There may be reasons to change the locale of your Postgres cluster. A popular one is your development system's locale being used by default (which may be annoying). Here is how to do that.
Beware: By following the steps below, you will drop and recreate your cluster. You will lose all data (including roles). Instructions below include a procedure for dumping and restoring all cluster data (including roles). While it worked at the time of writing, you should have extra backup strategies for a production database.
Find the cluster you want to change.
Output looks like this:
Ver Cluster Port Status Owner Data directory Log file 9.3 main 5433 online postgres /var/lib/postgresql/9.3/main /var/log/postgresql/postgresql-9.3-main.log 9.4 main 5434 online postgres /var/lib/postgresql/9.4/main /var/log/postgresql/postgresql-9.4-main.log 9.5 main 5435 online postgres /var/lib/postgresql/9.5/main /var/log/postgresql/postgresql-9.5-main.log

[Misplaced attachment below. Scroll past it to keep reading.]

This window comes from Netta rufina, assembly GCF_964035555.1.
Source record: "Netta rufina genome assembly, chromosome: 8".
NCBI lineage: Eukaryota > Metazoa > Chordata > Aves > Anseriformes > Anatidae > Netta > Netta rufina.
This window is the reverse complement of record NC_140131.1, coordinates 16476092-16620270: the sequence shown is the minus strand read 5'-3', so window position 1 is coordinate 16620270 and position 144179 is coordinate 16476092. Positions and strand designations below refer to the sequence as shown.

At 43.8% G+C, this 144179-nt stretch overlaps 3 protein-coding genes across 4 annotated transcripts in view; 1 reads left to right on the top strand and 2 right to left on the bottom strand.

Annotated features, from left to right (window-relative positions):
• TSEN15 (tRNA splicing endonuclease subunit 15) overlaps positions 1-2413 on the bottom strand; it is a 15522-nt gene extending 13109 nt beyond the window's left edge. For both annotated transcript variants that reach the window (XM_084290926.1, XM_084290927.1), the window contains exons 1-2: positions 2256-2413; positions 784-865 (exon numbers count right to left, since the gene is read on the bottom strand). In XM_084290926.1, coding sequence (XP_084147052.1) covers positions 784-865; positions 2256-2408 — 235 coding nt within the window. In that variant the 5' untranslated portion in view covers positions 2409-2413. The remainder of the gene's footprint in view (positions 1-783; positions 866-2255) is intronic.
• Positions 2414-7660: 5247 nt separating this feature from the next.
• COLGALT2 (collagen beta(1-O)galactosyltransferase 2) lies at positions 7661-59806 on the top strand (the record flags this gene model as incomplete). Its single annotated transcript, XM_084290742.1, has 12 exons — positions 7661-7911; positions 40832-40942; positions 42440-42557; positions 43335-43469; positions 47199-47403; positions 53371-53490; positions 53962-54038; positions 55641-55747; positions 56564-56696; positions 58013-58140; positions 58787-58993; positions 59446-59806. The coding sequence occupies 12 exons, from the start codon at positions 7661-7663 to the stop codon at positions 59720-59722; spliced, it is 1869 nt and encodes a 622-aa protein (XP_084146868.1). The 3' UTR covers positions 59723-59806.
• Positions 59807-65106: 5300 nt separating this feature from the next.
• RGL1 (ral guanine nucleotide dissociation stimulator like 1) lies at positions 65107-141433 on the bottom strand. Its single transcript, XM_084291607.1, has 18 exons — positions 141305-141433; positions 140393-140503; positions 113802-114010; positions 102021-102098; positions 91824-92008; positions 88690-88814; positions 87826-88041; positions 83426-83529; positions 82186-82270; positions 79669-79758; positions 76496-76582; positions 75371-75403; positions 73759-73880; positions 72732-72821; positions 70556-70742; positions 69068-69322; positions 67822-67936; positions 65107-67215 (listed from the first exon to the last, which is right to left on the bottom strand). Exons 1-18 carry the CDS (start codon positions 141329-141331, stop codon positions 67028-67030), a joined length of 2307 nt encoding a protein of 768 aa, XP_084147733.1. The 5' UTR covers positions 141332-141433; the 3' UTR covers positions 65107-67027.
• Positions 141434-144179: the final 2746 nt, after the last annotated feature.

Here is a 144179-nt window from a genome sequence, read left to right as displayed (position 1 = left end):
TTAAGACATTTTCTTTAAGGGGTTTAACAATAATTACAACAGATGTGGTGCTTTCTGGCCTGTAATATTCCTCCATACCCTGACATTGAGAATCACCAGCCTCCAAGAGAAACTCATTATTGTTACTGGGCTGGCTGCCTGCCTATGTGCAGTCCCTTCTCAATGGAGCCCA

Take note of the cluster version and name, and port. You will need them below.
As an example, we will be modifying
9.5 main (running on port
Become a PostgreSQL superuser
sudo su postgres
Backup entire database
pg_dumpall -p 5435 > 5435.sql
Make sure to pass the correct port! (default is 5432)
Drop your cluster (its data will be lost!):
pg_dropcluster --stop 9.5 main
Create the cluster anew (we create it with the
en_US.UTF-8 locale here):
pg_createcluster --locale en_US.UTF-8 --start 9.5 main
Confirm cluster locale settings:
psql -p 5435
postgres=# SHOW LC_COLLATE; lc_collate ------------- en_US.UTF-8 (1 row) postgres=# SHOW LC_CTYPE; lc_ctype ------------- en_US.UTF-8 (1 row)
You may also list all tables via
\l and check their locales.
Load your backup
psql -p 5435 -f 5435.sql postgres